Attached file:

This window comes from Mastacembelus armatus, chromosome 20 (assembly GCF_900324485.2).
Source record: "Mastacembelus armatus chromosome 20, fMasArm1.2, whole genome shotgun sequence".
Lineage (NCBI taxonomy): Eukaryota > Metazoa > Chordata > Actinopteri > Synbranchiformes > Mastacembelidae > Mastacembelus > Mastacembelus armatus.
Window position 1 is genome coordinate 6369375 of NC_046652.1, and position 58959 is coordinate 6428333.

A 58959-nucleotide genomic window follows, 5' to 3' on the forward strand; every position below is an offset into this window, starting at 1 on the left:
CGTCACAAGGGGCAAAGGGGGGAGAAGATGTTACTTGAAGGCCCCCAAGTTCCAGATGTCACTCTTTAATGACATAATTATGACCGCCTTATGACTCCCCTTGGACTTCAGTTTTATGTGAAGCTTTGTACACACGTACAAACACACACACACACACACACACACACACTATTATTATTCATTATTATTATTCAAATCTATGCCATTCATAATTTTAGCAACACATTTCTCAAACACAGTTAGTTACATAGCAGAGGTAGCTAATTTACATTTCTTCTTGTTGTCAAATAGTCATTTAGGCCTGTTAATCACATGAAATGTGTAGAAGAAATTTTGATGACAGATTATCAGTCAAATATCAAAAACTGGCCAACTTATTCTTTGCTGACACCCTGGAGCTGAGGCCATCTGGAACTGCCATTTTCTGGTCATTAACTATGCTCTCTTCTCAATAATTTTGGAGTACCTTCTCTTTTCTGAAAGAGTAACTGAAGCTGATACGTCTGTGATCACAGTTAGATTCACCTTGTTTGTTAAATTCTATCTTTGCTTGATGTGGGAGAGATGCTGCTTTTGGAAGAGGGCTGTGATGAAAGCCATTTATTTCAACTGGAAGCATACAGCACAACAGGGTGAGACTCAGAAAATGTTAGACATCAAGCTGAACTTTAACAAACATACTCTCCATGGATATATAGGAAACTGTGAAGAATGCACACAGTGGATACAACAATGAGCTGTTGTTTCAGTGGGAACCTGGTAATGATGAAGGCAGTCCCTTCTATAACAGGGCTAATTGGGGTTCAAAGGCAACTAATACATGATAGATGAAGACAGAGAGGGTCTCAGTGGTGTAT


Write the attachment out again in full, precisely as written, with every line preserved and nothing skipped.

This window comes from Mastacembelus armatus, chromosome 20 (assembly GCF_900324485.2).
Source record: "Mastacembelus armatus chromosome 20, fMasArm1.2, whole genome shotgun sequence".
Lineage (NCBI taxonomy): Eukaryota > Metazoa > Chordata > Actinopteri > Synbranchiformes > Mastacembelidae > Mastacembelus > Mastacembelus armatus.
Window position 1 is genome coordinate 6369375 of NC_046652.1, and position 58959 is coordinate 6428333.

A 58959-nucleotide genomic window follows, 5' to 3' on the forward strand; every position below is an offset into this window, starting at 1 on the left:
CGTCACAAGGGGCAAAGGGGGGAGAAGATGTTACTTGAAGGCCCCCAAGTTCCAGATGTCACTCTTTAATGACATAATTATGACCGCCTTATGACTCCCCTTGGACTTCAGTTTTATGTGAAGCTTTGTACACACGTACAAACACACACACACACACACACACACACACTATTATTATTCATTATTATTATTCAAATCTATGCCATTCATAATTTTAGCAACACATTTCTCAAACACAGTTAGTTACATAGCAGAGGTAGCTAATTTACATTTCTTCTTGTTGTCAAATAGTCATTTAGGCCTGTTAATCACATGAAATGTGTAGAAGAAATTTTGATGACAGATTATCAGTCAAATATCAAAAACTGGCCAACTTATTCTTTGCTGACACCCTGGAGCTGAGGCCATCTGGAACTGCCATTTTCTGGTCATTAACTATGCTCTCTTCTCAATAATTTTGGAGTACCTTCTCTTTTCTGAAAGAGTAACTGAAGCTGATACGTCTGTGATCACAGTTAGATTCACCTTGTTTGTTAAATTCTATCTTTGCTTGATGTGGGAGAGATGCTGCTTTTGGAAGAGGGCTGTGATGAAAGCCATTTATTTCAACTGGAAGCATACAGCACAACAGGGTGAGACTCAGAAAATGTTAGACATCAAGCTGAACTTTAACAAACATACTCTCCATGGATATATAGGAAACTGTGAAGAATGCACACAGTGGATACAACAATGAGCTGTTGTTTCAGTGGGAACCTGGTAATGATGAAGGCAGTCCCTTCTATAACAGGGCTAATTGGGGTTCAAAGGCAACTAATACATGATAGATGAAGACAGAGAGGGTCTCAGTGGTGTAT